How to Meditate 1

My own insight happened while I was meditating last week: It was the insight that you’re not trying to get rid of your thoughts, or stop thinking, but rather stop the attachment to the thought. Don’t let it move you emotionally. That way the thought can come and go without you emotionally reacting to it. Think of the mythology of the Buddha: His victory came not from directly getting rid of thoughts, but by not being moved by them. Remember the story? First he was tempted by desire in the form of Lord Kama’s (a metaphor for Ego, Super-Ego, or even thought itself) beautiful, naked daughters (I believe there were three, which is an important mythological number) and he didn’t allow himself to be moved. So then, Lord Kama tried to use fear: He sent armies and weapons hurling at him. Again, the Buddha wasn’t moved, so the arrows dissolved into flowers.

Ah, but I almost forgot, there were three temptations, right? What was the third? It was the temptation of “Dharma” or in our lingo, what you should be doing out in the world. You might call it a “Political” temptation or a “Career” temptation. In the Buddha’s case, he was a King’s son. So, the temptation was political. The Lord Kama said, in effect, “What are you doing just sitting here? Can’t you see the world’s going to hell in a hand basket? You’re a prince. You should be leading your people!”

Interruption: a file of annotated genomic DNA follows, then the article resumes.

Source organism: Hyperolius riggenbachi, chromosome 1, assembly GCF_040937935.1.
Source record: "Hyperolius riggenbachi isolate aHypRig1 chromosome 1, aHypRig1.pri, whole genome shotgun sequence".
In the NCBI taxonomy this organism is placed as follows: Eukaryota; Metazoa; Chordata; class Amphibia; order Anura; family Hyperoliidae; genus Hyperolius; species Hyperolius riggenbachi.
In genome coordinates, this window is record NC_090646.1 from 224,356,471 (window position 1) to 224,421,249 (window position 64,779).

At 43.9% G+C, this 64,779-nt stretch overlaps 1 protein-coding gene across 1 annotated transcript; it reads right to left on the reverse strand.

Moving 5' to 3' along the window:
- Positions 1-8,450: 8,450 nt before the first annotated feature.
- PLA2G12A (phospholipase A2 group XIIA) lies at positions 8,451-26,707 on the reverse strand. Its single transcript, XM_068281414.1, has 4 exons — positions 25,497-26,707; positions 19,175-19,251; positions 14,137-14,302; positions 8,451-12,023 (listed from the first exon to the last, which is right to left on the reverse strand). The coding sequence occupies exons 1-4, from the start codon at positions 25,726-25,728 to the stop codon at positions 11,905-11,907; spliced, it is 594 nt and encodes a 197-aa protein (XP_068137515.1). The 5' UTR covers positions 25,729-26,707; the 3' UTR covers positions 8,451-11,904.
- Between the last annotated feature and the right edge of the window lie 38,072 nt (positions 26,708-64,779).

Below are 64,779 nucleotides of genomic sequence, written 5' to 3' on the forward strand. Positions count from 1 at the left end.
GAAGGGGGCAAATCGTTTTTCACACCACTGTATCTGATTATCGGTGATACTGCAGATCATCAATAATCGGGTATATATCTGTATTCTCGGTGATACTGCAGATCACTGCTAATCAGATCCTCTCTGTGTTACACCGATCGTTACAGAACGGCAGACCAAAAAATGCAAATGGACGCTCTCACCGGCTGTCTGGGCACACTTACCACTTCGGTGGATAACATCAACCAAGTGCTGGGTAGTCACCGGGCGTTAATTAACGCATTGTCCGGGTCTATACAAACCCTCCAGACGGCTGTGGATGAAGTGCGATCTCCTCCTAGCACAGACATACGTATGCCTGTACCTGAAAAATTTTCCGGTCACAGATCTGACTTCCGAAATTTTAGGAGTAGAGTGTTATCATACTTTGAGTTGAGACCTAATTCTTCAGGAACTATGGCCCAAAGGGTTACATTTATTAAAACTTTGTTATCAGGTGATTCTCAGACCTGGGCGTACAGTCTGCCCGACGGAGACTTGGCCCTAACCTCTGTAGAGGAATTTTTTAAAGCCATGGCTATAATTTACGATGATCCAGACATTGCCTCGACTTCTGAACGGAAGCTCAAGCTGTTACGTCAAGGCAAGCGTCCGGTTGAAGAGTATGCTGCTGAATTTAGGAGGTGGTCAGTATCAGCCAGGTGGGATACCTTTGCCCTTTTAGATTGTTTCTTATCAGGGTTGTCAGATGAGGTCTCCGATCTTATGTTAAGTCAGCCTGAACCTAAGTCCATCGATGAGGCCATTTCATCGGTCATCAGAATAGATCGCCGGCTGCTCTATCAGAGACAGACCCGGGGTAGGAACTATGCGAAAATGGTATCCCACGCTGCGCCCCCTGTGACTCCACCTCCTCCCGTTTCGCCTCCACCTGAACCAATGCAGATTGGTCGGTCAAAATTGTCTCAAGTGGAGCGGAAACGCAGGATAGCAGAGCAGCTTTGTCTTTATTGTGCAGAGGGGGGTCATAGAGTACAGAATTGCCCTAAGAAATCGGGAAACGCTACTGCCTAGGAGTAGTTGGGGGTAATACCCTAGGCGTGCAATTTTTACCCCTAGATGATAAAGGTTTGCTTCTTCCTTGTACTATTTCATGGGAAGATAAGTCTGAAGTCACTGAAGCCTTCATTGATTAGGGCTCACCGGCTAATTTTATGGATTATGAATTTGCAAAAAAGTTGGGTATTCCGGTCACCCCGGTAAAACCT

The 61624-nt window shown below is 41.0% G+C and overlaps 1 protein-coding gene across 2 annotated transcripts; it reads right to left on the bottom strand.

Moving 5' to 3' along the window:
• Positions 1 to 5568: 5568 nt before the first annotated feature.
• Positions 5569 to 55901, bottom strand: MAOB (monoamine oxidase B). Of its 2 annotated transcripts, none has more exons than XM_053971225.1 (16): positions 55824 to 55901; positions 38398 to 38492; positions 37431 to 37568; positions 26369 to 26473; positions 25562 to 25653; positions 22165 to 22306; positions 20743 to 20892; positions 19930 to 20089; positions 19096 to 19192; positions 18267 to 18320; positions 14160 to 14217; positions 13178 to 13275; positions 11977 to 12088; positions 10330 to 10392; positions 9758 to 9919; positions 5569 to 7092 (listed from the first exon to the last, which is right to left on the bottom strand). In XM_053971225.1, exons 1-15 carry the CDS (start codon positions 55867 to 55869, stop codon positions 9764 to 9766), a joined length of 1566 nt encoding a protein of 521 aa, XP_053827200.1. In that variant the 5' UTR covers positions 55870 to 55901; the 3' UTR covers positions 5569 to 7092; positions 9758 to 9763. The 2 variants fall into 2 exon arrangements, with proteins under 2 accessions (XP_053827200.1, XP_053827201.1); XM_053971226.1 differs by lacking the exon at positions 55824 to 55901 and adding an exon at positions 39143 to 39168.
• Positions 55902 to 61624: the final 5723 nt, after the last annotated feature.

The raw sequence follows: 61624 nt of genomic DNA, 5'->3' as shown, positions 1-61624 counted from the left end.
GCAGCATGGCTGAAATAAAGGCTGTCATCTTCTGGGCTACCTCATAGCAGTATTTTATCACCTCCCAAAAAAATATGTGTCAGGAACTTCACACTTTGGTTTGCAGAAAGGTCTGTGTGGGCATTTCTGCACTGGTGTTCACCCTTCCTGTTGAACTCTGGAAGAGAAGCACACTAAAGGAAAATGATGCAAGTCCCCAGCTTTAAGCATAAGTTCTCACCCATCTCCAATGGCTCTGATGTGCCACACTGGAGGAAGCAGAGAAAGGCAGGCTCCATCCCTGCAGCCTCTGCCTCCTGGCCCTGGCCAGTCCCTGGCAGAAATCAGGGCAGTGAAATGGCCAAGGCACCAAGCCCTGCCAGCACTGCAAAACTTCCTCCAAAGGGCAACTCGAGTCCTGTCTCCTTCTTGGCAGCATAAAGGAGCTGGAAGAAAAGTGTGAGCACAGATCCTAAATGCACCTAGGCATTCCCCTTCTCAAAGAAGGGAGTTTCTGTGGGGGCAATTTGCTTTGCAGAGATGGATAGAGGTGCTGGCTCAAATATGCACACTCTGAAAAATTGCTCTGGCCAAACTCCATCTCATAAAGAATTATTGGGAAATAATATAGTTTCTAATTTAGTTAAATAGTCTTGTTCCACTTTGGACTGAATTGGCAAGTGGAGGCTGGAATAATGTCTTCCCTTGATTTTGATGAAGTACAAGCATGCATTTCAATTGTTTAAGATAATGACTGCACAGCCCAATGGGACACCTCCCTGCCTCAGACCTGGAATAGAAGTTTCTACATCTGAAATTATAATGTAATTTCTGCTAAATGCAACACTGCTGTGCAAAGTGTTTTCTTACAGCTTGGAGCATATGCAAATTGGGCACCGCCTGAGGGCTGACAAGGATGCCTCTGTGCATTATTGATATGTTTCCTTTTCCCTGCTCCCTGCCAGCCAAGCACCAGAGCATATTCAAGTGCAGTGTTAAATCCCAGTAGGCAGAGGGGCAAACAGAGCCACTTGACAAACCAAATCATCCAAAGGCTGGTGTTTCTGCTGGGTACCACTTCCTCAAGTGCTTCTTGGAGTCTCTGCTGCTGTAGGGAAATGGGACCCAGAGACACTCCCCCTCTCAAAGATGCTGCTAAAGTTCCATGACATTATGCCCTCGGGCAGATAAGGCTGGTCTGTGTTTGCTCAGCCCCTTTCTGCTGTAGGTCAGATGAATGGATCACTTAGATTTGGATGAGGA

And still the Buddha did not allow himself to be moved. And that’s the moment he attained complete victory.

I just bought a book on Kindle called “Why Meditate?” and while I’ve just read the first 10 or so pages, he already confirmed my first insight: That you’re not trying to stop or get rid of your thoughts. At least not directly. Anymore than the Buddha tried to directly get rid of The Lord Kama. Instead, he wasn’t moved emotionally by the temptations of desire, fear, or duty. And that’s a good metaphor for what you’re trying to do in meditation: as the thoughts arise, you don’t try to fight them, but instead, lose your emotional attachment to them. Practice not letting them emotionally move you. So in that sense you really need thoughts during meditation, just like a marksman needs a target. You need them, so that you can practice not letting them control you psychologically or emotionally.

Here’s another good example. If you go to the 2:48 mark of this video, you’ll hear Deepak address this very issue:

“See, trying to silence a thought, is a thought. Ok? So, don’t try to silence the thought. But, you see, if you leave them alone, they start to say to themselves, ‘Nobody’s noticing me.’ Ok, so you don’t try to get out of the thought, because that is a thought by itself…The awareness of a thought is not a thought. It cannot be, right? So, just be aware of it. That’s all. Don’t try to [silence it].” – Deepak Chopra

I might rephrase it like this: “Trying to silence a thought, is an emotion. If you leave them alone, emotionally, they’ll leave the ‘party’ on their own volition. So, don’t try to get out of the thought, because, that, in itself, is an emotion. Instead, try to lose your emotional attachment to the thought.”

Play and practice with this idea. As the thoughts arise, practice not being emotionally moved by them.

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